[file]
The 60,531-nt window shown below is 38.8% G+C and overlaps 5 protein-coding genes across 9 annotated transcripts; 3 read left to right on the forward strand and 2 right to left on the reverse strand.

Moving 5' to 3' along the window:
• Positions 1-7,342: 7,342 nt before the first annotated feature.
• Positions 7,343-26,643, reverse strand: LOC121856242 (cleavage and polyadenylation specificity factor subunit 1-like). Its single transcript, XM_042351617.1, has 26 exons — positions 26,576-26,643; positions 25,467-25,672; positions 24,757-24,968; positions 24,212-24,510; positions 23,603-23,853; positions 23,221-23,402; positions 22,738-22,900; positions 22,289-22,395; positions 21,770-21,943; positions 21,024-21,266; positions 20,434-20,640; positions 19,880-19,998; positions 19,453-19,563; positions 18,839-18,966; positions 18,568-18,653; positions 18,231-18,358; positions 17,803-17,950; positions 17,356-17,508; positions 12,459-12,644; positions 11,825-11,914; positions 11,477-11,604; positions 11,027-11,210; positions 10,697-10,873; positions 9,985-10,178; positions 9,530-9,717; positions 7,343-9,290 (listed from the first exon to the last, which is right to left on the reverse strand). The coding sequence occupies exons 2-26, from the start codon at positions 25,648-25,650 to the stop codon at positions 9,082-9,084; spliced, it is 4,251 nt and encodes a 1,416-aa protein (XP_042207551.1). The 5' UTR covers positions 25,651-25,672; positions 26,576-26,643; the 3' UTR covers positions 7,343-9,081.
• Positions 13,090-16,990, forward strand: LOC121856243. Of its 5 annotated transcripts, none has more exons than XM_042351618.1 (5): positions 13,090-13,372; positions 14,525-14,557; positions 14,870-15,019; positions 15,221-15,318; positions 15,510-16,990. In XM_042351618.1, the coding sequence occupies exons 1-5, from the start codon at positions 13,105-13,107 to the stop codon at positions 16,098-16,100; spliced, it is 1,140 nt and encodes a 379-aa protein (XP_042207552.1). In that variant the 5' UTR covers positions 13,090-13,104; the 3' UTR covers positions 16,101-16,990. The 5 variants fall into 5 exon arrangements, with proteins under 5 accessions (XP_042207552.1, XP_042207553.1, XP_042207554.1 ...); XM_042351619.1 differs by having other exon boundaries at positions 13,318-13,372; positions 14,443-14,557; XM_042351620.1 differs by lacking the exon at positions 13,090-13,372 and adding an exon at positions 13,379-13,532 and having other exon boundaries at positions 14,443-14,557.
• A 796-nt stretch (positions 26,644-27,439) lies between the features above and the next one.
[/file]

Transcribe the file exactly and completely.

The 60,531-nt window shown below is 38.8% G+C and overlaps 5 protein-coding genes across 9 annotated transcripts; 3 read left to right on the forward strand and 2 right to left on the reverse strand.

Moving 5' to 3' along the window:
• Positions 1-7,342: 7,342 nt before the first annotated feature.
• Positions 7,343-26,643, reverse strand: LOC121856242 (cleavage and polyadenylation specificity factor subunit 1-like). Its single transcript, XM_042351617.1, has 26 exons — positions 26,576-26,643; positions 25,467-25,672; positions 24,757-24,968; positions 24,212-24,510; positions 23,603-23,853; positions 23,221-23,402; positions 22,738-22,900; positions 22,289-22,395; positions 21,770-21,943; positions 21,024-21,266; positions 20,434-20,640; positions 19,880-19,998; positions 19,453-19,563; positions 18,839-18,966; positions 18,568-18,653; positions 18,231-18,358; positions 17,803-17,950; positions 17,356-17,508; positions 12,459-12,644; positions 11,825-11,914; positions 11,477-11,604; positions 11,027-11,210; positions 10,697-10,873; positions 9,985-10,178; positions 9,530-9,717; positions 7,343-9,290 (listed from the first exon to the last, which is right to left on the reverse strand). The coding sequence occupies exons 2-26, from the start codon at positions 25,648-25,650 to the stop codon at positions 9,082-9,084; spliced, it is 4,251 nt and encodes a 1,416-aa protein (XP_042207551.1). The 5' UTR covers positions 25,651-25,672; positions 26,576-26,643; the 3' UTR covers positions 7,343-9,081.
• Positions 13,090-16,990, forward strand: LOC121856243. Of its 5 annotated transcripts, none has more exons than XM_042351618.1 (5): positions 13,090-13,372; positions 14,525-14,557; positions 14,870-15,019; positions 15,221-15,318; positions 15,510-16,990. In XM_042351618.1, the coding sequence occupies exons 1-5, from the start codon at positions 13,105-13,107 to the stop codon at positions 16,098-16,100; spliced, it is 1,140 nt and encodes a 379-aa protein (XP_042207552.1). In that variant the 5' UTR covers positions 13,090-13,104; the 3' UTR covers positions 16,101-16,990. The 5 variants fall into 5 exon arrangements, with proteins under 5 accessions (XP_042207552.1, XP_042207553.1, XP_042207554.1 ...); XM_042351619.1 differs by having other exon boundaries at positions 13,318-13,372; positions 14,443-14,557; XM_042351620.1 differs by lacking the exon at positions 13,090-13,372 and adding an exon at positions 13,379-13,532 and having other exon boundaries at positions 14,443-14,557.
• A 796-nt stretch (positions 26,644-27,439) lies between the features above and the next one.